Numerous variants of GAN have been created for such controlled synthesis. They can be divided into two types: the style transfer networks and conditional generators.

Style Transfer Networks

CycleGAN and pix2pix style transfer networks are trained to transfer an image from one area (domain) to another: for example, from horse to zebra, from sketch to color images. As a result, we cannot smoothly change a specific feature between two discrete states (for example, add a little beard on the face). In addition, one network is designed for one type of transmission, so ten different neural networks will be required to configure ten functions.

Generators by condition

Conditional generators - conditional GAN , AC-GAN and Stack-GAN - in the process of learning simultaneously study the images and object labels, which allows you to generate images with the setting of signs. When you want to add new features to the generation process, you need to retrain the entire GAN model, which requires huge computational resources and time (for example, from several days to weeks on a single K80 graphics processor with the ideal set of hyperparameters). In addition, to perform the training, you must rely on one data set containing all user-defined object labels, rather than using different labels from multiple data sets.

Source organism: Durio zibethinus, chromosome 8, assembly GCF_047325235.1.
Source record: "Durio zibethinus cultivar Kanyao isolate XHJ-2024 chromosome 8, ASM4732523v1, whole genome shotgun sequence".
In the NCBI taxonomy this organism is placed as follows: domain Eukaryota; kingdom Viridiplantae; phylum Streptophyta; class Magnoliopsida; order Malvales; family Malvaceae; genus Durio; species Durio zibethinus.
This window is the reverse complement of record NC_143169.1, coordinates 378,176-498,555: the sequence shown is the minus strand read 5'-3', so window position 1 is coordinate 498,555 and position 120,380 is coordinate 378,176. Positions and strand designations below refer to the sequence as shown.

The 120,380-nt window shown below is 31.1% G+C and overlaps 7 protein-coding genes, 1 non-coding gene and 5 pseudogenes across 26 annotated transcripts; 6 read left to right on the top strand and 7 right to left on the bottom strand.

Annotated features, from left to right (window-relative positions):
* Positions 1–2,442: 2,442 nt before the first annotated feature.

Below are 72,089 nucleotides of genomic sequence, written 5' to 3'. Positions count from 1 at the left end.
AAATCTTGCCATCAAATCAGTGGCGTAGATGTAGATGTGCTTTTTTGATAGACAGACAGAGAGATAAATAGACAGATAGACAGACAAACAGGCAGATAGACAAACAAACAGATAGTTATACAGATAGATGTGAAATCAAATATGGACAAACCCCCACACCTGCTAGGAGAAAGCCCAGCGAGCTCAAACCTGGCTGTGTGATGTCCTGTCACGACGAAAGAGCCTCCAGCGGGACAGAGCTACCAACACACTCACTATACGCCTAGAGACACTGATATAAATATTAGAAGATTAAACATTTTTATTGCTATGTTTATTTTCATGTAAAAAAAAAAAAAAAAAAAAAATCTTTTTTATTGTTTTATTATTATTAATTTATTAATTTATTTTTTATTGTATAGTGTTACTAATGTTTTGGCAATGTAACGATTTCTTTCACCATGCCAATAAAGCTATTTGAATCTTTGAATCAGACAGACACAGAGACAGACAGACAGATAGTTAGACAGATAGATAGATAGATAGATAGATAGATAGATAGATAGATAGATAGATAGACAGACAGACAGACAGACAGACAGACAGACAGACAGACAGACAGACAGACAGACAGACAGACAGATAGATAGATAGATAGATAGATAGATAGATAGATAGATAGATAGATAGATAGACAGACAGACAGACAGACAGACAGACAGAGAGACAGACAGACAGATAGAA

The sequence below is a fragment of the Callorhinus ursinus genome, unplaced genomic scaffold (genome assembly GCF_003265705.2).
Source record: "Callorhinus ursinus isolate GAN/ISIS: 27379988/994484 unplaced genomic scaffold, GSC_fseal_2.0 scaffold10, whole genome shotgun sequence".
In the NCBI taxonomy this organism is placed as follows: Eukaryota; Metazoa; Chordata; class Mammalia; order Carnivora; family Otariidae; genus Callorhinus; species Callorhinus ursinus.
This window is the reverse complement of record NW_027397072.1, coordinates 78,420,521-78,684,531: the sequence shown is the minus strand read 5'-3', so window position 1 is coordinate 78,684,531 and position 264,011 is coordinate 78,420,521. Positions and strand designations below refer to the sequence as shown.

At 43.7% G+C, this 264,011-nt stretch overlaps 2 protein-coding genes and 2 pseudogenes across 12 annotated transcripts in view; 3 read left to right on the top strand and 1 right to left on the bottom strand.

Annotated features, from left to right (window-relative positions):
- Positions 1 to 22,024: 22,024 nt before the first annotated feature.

Our generative-contention network with transparent hidden space ( Transparent Latent-space GAN, TL-GAN) uses a different approach for controlled generation - and solves the listed problems. It offers the ability to seamlessly configure one or more features using one network . In addition, you can effectively add new customizable features in less than one hour.

TL-GAN: A New and Effective Approach to Controlled Synthesis and Editing

We make this mysterious transparent hidden space.

Take the Nvidia pg-GAN model , which generates high-resolution photorealistic images of individuals, as shown in the previous section. All features of the generated 1024 × 1024px image are determined exclusively by the 512-dimensional noise vector in the hidden space (as a low-dimensional representation of the image content). Therefore, if you understand what constitutes a hidden space (that is, to make it transparent), then you can fully control the generation process .